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Paper info: Achieving Innovation in Healthcare: The Public Quasi-Market Paradox


Achieving Innovation in Healthcare: The Public Quasi-Market Paradox


Sofia Wagrell
Uppsala University
Sofia Wagrell

Place of Publication

The paper was published at the 27th IMP-conference in Glasgow, Scotland in 2011.


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Keywords: Resource interaction, New Public Management, Medical Technology, Innovation, User Adaptation
During the past century people in Western society have grown constantly older, due to the continuous advancement within medicine enabling this advantageous evolvement. Even if it is a positive development of health and well-being among citizens, it is not for free. The public sector in most OECD countries is struggling with budget deficits, not least in the healthcare sector because it is expensive to cure diseases and to keep people alive longer. Furthermore, there are many actors involved in this unremitting battle to “save” healthcare from deficits and help the sector as whole to evolve. Actors vary from policymakers to companies and venture capitalists although the fact still remains that healthcare has to be paid for.
The burgeoning problems of high treatment costs are on the one hand trying to be solved by medical technology companies that constantly provide new high tech treatment methods to the healthcare providers. On the other, politicians are trying to solve the cost problem by rationalizing production of healthcare services through higher efficiency and productivity plans whereby new technology is stated to play a decisive role. However, it is important to acknowledge the many actors working towards the same goal; private business, policy and the healthcare organizations are together struggling to find more economic solutions to cure the ill.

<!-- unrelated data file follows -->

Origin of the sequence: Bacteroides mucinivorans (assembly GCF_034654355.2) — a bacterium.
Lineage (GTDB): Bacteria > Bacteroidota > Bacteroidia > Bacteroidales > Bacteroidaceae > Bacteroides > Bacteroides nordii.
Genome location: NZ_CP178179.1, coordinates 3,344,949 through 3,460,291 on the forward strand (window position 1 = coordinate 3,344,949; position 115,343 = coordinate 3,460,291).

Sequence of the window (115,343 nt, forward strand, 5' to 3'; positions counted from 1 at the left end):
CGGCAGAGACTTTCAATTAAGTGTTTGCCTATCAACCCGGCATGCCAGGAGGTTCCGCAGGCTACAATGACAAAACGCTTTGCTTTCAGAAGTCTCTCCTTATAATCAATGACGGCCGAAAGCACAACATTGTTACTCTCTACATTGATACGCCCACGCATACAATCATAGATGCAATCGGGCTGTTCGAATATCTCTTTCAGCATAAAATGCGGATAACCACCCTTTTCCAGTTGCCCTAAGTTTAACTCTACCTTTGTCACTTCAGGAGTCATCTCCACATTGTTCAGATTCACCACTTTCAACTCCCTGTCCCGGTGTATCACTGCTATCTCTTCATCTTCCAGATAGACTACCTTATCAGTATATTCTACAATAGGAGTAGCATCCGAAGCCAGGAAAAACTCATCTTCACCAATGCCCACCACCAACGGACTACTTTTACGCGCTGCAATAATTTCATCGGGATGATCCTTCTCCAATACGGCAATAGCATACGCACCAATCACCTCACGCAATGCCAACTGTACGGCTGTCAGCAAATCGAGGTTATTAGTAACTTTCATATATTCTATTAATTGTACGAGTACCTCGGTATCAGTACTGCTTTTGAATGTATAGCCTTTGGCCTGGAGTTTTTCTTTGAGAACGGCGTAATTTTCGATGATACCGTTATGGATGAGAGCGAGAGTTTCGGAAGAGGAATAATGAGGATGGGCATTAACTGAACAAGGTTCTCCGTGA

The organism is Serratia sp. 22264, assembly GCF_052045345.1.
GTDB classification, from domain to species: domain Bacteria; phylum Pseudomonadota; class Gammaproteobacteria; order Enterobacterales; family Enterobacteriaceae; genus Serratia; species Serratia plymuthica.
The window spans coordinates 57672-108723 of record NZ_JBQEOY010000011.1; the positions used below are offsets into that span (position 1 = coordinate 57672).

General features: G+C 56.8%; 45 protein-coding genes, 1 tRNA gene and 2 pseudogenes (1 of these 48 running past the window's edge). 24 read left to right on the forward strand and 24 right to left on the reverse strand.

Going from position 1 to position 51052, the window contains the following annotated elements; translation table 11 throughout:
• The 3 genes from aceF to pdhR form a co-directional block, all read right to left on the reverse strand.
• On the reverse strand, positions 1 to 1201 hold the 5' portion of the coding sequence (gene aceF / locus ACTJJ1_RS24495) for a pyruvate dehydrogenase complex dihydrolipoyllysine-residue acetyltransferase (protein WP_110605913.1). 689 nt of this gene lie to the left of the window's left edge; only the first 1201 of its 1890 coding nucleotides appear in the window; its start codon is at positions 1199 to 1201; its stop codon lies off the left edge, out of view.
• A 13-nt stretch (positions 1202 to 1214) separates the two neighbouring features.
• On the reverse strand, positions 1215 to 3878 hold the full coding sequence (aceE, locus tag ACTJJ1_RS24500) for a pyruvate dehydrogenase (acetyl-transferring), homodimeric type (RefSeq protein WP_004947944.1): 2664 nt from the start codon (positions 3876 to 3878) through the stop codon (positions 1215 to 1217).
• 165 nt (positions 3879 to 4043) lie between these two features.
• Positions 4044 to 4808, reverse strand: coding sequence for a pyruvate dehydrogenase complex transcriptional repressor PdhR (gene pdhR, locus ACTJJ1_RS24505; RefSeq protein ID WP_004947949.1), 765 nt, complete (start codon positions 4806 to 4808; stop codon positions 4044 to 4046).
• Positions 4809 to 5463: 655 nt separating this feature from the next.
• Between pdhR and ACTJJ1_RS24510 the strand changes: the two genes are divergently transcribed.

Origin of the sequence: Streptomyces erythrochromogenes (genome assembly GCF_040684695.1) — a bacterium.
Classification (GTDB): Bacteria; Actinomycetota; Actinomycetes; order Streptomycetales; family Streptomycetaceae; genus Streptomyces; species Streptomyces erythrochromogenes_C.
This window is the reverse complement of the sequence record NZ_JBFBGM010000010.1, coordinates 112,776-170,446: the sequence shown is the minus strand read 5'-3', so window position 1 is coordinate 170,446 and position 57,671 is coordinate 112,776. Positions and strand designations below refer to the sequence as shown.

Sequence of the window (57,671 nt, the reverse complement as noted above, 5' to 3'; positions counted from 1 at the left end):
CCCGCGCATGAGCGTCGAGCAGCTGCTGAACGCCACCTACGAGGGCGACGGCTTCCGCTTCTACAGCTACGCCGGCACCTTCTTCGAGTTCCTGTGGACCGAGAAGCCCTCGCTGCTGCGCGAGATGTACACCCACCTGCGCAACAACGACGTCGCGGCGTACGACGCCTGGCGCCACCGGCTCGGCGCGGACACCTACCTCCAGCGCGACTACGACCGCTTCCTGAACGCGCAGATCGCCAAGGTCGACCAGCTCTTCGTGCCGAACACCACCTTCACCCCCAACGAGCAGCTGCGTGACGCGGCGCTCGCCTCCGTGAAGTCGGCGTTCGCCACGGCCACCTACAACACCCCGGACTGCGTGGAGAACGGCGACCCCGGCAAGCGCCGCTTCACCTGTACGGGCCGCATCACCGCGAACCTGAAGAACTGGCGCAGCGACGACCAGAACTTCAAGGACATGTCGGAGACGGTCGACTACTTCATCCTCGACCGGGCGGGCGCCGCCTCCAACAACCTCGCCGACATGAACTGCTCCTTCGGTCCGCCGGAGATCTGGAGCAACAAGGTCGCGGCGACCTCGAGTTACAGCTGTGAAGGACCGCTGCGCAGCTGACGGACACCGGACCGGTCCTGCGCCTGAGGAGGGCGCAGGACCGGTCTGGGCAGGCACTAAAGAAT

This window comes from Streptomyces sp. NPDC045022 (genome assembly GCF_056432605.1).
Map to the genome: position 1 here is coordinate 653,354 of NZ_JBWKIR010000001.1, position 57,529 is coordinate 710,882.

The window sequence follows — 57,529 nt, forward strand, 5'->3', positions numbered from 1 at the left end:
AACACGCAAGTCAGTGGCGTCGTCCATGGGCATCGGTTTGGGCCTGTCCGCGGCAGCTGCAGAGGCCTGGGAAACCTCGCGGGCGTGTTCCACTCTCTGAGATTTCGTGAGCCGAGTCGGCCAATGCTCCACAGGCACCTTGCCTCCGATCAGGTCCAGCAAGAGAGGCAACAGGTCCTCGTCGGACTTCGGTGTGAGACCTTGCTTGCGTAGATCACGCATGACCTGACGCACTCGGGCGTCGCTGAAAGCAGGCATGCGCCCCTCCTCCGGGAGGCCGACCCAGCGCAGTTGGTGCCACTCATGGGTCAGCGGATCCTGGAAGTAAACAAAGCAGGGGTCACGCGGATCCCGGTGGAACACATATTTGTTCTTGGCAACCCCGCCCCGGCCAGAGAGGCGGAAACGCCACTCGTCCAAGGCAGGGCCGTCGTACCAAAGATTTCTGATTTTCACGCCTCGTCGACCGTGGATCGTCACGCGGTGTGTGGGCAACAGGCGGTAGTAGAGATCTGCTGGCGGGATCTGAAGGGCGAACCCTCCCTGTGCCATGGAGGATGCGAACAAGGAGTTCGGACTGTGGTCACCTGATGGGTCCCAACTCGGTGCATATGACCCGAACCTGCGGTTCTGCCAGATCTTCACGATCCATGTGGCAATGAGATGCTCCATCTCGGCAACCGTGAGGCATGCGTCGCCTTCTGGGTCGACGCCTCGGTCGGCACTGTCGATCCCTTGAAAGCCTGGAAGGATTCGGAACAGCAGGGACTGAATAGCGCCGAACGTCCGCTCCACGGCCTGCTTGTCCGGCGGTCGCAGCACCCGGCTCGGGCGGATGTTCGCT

Escalating costs in almost all OECD countries in the 1980’s resulted in more extensive reforms in most countries’ public sectors where market models and business-like structures were used as a template to enhance efficiency. The reform has been conceptually termed New Public Management (NPM). NPM can be described as an umbrella term for the shift from hierarchic structures in public sectors towards a market-oriented view, a shift primarily taking place because of claimed inefficiency in the “older system” (Pollitt et. al 2004, Hood 1995 pp.95, Sahlin-Andersson 2002, Christensen & Lægrid 2002, Almqvist 2006). Irrespective of the many diverse versions of underlying changes that might have caused the shift in the beginning of the 1990’s it can however be concluded most countries encompassed by the NPM reform have undergone all-embracing changes in their public administration over the past 20 years (Pollitt & Bouckaert, 2000). Changes have been profound and have pushed the healthcare system towards expanded administration and rearrangements in national organization of public health services. Competition and slimmed production lines are increasingly important within this type of thinking (Pollit et al. 2004).
This paper brings about the problematic consequences of NPM incentives on new technology adaptation in the healthcare system. While new guidelines for healthcare governance, imposed by the NPM reform, indulges a system where new technology is stated to be central to its incentives – higher efficiency and productivity – it is possible to outline the rather clear
cut ways in which new orders in healthcare organizations actually tend lock out new technology rather than embedding it into the organization. The paper employs a case study of a new medical high-tech device to demonstrate the negative effects of NPM on technology adaptation in healthcare. The case is utilized as a springboard to point to the consequences of NPM in the interface between a high-tech innovation and the established resources in a healthcare organization driven by market efficiency logic.